Cohen testimony suggests NY prosecutors pose major danger to Trump

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By Ken Dilanian

If Wednesday’s extraordinary House oversight committee hearing made anything crystal clear, it was this: No matter what Robert Mueller concludes from his investigation of Russian election interference, federal prosecutors in New York pose their own separate danger to the president and his business associates.

Even if those watching didn’t believe anything else he said, Donald Trump’s former lawyer and fixer, Michael Cohen, left no doubt that he is working closely with prosecutors in Manhattan’s Southern District in criminal investigations that could end up roiling the Trump presidency. Unlike the special counsel, those prosecutors have no specific mandate — they can investigate any crime that comes to their attention.

“Is there any other wrongdoing or illegal act that you are aware of regarding Donald Trump that we haven’t yet discussed today?” Democrat Raja Krishnamoorthi of Illinois asked Cohen, in the middle of the seven-and-and-a-half hour hearing full of stunning, ugly allegations.

Cohen replied: “Yes and again those are a part of the investigation that’s currently being looked at by the Southern District of New York.”

It wasn’t even the day’s biggest headline. Cohen, who once said he would take a bullet for Trump, attacked his former boss in deeply personal terms, painting a picture of racism, deceit and immorality. He spoke about hush money payments, lies about a real estate project in Russia, an overheard phone call between Trump and Roger Stone, and potential tax and bank fraud.

But Cohen’s comments about the Southern District investigations may be what figure as the most important of the hearing a year from now.

In an answer sure to be seized on by the president and his allies, Cohen said he knew of no evidence that Trump or anyone around him colluded with the Russian election interference effort. He also testified he had never been to Prague or met with Russians in Europe, refuting a key allegation by a former British intelligence officer whose dossier sketched out a Trump-Russian conspiracy.

But even as Cohen poured water on the Russia collusion narrative, he fueled the idea that Trump’s biggest legal problems have to do with his real estate business, his taxes, his bank statements, and the secret payments he made to women.

The disbarred lawyer, scheduled to report for a three-year prison sentence in May, came to the hearing with a $35,000 check written to him by Trump, dated Aug. 2017, seven months into the Trump presidency. That was part of the payback, Cohen said, for the illegal campaign contribution he made by paying $130,000 to the porn star known as Stormy Daniels.

Cohen had already testified Trump ordered him to commit a felony; now he was showing that Trump participated in the alleged scheme while occupying the Oval Office.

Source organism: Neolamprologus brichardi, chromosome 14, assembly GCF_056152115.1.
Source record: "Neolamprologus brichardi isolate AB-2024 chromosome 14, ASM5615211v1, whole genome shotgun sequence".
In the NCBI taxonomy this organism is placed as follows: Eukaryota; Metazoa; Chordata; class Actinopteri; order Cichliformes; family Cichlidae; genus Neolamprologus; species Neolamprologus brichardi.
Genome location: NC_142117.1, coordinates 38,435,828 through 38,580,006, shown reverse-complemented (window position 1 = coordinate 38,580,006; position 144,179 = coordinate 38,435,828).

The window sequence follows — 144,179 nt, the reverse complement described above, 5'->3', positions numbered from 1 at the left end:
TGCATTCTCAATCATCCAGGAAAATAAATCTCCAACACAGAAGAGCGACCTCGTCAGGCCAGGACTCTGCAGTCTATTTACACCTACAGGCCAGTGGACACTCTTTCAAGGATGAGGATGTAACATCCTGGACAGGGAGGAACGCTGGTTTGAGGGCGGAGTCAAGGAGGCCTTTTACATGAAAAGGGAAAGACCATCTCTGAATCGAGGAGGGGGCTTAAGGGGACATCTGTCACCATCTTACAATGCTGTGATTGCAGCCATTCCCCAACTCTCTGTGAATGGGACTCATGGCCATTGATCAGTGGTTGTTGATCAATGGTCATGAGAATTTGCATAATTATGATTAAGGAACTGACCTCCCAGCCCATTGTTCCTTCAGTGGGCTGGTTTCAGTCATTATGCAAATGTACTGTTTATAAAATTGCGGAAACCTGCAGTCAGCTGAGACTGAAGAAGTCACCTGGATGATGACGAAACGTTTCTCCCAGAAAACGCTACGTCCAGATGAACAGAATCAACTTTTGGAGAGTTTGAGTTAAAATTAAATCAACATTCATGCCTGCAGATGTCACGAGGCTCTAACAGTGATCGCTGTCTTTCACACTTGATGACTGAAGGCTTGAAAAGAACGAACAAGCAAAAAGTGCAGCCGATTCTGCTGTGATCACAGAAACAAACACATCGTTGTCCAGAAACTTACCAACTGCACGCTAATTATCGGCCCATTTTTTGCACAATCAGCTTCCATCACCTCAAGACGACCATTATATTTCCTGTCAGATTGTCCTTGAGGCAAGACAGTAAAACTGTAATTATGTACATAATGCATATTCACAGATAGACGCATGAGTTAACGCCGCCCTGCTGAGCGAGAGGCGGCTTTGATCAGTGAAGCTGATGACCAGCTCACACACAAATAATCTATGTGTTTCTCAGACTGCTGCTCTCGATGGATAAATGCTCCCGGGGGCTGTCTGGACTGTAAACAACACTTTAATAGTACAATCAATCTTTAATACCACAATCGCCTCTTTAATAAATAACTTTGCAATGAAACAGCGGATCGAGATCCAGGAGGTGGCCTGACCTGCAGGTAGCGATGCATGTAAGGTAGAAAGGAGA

Asked after the hearing if he believed Cohen established that the president had committed a crime while in office, House oversight chairman Elijah Cummings answered, “It appears that he did.”

In another exchange with Krishnamoorthi, Cohen suggested that New York prosecutors had an interest in his conversations with the president or his top people.

Cohen said the last time he spoke to the president or his representative was “within two months” of the April 2018 FBI raid on Cohen’s home and office.

“What did he or his agent communicate to you?” Krishnamoorthi asked.

“Unfortunately, this topic is actually something that’s being investigated right now by the Southern District of New York and I’ve been asked by them not to discuss and not to talk about these issues,” Cohen replied.

The White House did not respond specifically to Cohen’s comments, other than to note that he had pleaded guilty to lying and therefore, should not be trusted.

NBC News has reported that Cohen met with Southern District prosecutors recently and provided them information regarding their investigations into the Trump Organization and the Trump inaugural committee.

But Cohen made allegations that also raised questions of bank, tax, charity and insurance fraud by the Trump Organization, which did not respond to an NBC News request for comment. He said Trump provided inflated financial statements to get a bank loan, fibbed to reduce his tax bills, and concocted a fake auction in which his foundation purchased a portrait of him.

“To your knowledge, did the president ever provide inflated assets to an insurance company?” asked Rep. Alexandria Ocasio-Cortez, a freshman Democrat.

“Yes,” Cohen responded.

Repeatedly, when asked who might be able to corroborate these allegations, Cohen mentioned two key figures in the Trump Organization: Allen Weisselberg, Trump’s longtime accountant, and Alan Garten, executive vice president and chief legal officer.

Weisselberg was given limited immunity to testify about his role in the hush money payments, but he is not cooperating, three people with knowledge of the situation told NBC News. Garten’s status is unclear.

“Sitting here today, it seems unbelievable that I was so mesmerized by Donald Trump that I was willing to do things for him that I knew were absolutely wrong,” Cohen told the lawmakers.

“I may not be able to change the past, but I can do right by the American people here today.”

Tom Winter and Anna Schecter contributed.